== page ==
It’s all about the “chase” – right? Not in business. When opportunities knock in your inbox or leave you a voicemail, you have to drop everything and wrap your arms around them. That sometimes means canceling plans with friends or giving up a mid-day gym session to sit down for a last-minute business meeting.
This is a dating rule I came across when I was research dating rules for this article – and I find it insanely awful. Apparently, you need to put in little effort at first to keep the other person on their toes. With dating, you’re supposed to act nonchalant and blase. This would never work in business. If you’re not putting in every inch of effort, time, and heart into what you’re doing, it will take you 75 years to get moving with your plan or your sales goals.
Start five businesses at once. Start one yourself and then join in on another one with your friends.
No one’s going to pick up the tab for your monthly business credit card bills or the legal fees you’ll tally up along the way.
First impressions don’t mean a thing in business. It’s all about evolving and changing as you go. You don’t need to be “the best version of yourself” when you first launch a business. Your business plan can have holes in it. You can start it without knowing what the heck you’re doing. It’s all about fixing the mistakes and the errors along the way.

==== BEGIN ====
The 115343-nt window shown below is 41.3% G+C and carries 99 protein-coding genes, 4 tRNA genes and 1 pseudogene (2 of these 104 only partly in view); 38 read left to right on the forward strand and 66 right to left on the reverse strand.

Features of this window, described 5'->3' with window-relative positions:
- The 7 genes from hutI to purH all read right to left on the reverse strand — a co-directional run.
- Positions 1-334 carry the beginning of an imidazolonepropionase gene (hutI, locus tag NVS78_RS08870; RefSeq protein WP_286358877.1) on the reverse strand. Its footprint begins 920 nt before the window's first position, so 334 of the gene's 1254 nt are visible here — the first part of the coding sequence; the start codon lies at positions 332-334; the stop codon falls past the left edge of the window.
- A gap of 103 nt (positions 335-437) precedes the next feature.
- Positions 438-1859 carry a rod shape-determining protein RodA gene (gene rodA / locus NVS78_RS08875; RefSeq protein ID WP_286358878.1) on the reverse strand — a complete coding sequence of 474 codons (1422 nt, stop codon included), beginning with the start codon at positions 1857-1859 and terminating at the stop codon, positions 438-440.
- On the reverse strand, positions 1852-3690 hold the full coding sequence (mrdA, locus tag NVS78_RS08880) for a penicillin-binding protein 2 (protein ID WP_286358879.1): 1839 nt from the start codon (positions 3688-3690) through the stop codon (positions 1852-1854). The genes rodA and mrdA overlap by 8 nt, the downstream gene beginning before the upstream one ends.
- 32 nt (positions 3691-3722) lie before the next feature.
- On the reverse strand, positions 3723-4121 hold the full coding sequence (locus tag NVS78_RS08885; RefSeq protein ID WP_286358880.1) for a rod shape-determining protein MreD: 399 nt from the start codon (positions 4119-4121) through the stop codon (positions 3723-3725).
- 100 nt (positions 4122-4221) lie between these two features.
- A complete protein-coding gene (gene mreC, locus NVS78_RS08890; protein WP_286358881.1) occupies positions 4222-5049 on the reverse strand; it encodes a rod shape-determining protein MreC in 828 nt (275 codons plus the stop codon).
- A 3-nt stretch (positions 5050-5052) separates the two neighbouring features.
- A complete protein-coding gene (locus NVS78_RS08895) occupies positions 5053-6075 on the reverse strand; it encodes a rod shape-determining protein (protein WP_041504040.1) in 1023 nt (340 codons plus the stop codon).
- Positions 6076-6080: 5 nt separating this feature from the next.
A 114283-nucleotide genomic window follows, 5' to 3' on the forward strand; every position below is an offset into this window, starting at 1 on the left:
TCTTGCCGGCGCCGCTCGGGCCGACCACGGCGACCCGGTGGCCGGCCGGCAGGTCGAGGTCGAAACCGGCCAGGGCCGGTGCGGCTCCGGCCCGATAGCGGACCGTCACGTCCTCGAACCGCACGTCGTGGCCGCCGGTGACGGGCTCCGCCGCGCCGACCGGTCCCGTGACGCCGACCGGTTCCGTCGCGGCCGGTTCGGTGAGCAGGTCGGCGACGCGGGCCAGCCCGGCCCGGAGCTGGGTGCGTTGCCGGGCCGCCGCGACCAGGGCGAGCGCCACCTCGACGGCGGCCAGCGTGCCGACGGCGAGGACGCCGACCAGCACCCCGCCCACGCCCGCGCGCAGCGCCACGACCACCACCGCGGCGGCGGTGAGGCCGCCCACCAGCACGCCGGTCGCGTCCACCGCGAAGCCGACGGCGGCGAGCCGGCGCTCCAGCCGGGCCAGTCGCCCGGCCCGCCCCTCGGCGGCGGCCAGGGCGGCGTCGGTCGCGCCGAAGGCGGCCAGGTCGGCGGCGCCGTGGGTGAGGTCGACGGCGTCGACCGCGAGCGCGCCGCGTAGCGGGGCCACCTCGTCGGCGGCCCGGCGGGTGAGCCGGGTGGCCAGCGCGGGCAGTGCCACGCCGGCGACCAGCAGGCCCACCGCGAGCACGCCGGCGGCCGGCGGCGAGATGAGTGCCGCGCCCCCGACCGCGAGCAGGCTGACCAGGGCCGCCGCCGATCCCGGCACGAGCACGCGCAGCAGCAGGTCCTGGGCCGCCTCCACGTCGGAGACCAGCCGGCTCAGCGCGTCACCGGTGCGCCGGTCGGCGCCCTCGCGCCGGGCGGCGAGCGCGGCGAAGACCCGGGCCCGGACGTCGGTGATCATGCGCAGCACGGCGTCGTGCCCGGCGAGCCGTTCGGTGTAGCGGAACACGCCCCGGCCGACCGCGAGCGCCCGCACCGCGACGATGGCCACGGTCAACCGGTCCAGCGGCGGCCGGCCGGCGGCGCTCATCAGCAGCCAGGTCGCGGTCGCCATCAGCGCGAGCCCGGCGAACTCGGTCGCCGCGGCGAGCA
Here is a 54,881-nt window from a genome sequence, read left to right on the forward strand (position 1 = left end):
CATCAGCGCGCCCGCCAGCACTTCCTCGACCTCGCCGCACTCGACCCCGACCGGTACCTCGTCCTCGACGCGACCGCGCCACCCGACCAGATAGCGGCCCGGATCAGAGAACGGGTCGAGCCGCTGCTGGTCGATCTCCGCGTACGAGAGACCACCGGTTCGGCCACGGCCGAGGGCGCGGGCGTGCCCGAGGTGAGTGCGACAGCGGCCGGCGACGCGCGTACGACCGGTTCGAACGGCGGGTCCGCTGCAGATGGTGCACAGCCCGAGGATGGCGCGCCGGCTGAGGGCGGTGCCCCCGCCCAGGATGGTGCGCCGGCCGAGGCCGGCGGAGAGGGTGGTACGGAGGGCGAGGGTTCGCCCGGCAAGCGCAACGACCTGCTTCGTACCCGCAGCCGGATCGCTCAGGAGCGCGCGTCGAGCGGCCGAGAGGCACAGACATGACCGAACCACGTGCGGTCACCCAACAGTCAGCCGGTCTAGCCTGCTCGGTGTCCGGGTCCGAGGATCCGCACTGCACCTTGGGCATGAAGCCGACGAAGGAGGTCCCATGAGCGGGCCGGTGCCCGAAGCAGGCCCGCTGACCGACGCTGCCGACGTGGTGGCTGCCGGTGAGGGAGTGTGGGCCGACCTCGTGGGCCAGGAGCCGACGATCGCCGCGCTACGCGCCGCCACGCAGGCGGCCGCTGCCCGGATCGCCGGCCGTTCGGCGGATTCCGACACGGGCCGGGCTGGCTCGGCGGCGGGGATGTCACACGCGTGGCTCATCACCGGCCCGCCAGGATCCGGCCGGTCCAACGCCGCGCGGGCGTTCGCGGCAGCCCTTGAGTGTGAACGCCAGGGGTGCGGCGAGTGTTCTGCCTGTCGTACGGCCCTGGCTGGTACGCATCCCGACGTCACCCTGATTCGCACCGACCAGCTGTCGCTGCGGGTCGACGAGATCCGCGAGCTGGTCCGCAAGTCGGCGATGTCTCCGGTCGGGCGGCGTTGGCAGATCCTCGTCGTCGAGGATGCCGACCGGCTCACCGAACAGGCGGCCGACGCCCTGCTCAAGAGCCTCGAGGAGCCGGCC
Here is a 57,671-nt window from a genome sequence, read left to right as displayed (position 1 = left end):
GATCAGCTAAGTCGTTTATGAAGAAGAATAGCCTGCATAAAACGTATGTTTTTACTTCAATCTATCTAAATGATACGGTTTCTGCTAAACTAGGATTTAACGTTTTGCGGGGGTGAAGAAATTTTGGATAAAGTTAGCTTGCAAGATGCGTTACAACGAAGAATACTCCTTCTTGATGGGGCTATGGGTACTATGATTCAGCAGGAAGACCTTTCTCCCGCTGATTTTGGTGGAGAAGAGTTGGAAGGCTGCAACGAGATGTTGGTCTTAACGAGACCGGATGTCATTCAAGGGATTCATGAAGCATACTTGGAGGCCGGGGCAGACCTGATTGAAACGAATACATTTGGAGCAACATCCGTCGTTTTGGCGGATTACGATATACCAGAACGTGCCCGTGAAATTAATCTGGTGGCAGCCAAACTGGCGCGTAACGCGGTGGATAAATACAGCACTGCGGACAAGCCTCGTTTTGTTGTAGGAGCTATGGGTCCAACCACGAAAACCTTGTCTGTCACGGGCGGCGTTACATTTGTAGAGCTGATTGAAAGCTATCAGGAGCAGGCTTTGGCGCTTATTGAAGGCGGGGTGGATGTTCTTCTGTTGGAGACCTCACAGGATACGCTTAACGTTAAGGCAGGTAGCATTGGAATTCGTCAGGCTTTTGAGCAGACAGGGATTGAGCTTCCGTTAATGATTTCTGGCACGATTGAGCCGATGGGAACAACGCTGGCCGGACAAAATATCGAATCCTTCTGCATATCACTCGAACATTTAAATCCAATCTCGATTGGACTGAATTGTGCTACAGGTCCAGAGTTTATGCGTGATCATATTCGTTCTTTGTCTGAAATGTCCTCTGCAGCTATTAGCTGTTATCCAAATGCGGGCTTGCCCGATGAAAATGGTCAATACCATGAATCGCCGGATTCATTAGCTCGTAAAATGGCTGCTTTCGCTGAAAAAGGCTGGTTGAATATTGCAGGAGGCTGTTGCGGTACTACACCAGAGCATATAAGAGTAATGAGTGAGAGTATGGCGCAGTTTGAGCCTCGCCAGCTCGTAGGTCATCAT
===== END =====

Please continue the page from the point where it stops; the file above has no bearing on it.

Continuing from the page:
I’ve been running a business for two years – I have yet to enjoy more than 5 minutes of “free time”. I have yet to kick my feet up on the IKEA coffee table and watch as the business functions on it’s own. My to-do list has a to-do list.
“Cause if you do, nobody will buy the milk.” When you first start a business, it’s all about giving out free products and services to people you know and people you don’t know. Test out what you’re selling to see if it works before you scale or expand it to the masses.
9. Don’t Talk About Your Ex-Loves
Always talk about your failures, your ex-businesses, the “ones that got away”. It’ll remind you of what worked and what was an epic mistake.
Put it all out there. if people read your marketing materials and have no idea what your business is or what you’re selling, then you’ll have zero customers.
11. Keep Your Options Open
Don’t. Go all in. Tell yourself that this business is THE business. Put all your eggs in one basket. Risk everything. There’s no other way you’ll be able to do it – even if in the end it turns out to be a giant failure
Cling on tight, baby. This is yours and only yours. Tug onto the edges of it like a toddler onto his mom’s yoga pants.
PS. Don’t follow these rules in dating either (except the one about being monogamous – cheating is gross). It’s a gigantic waste of time. Be your own crazy self. Say how you feel and say how you don’t feel. Hug them tightly, if you like them. If that scares them, good. Let them run away like a scaredy cat. You’ll soar into the arms of someone whose eyes don’t bulge over who you are. I promise you that.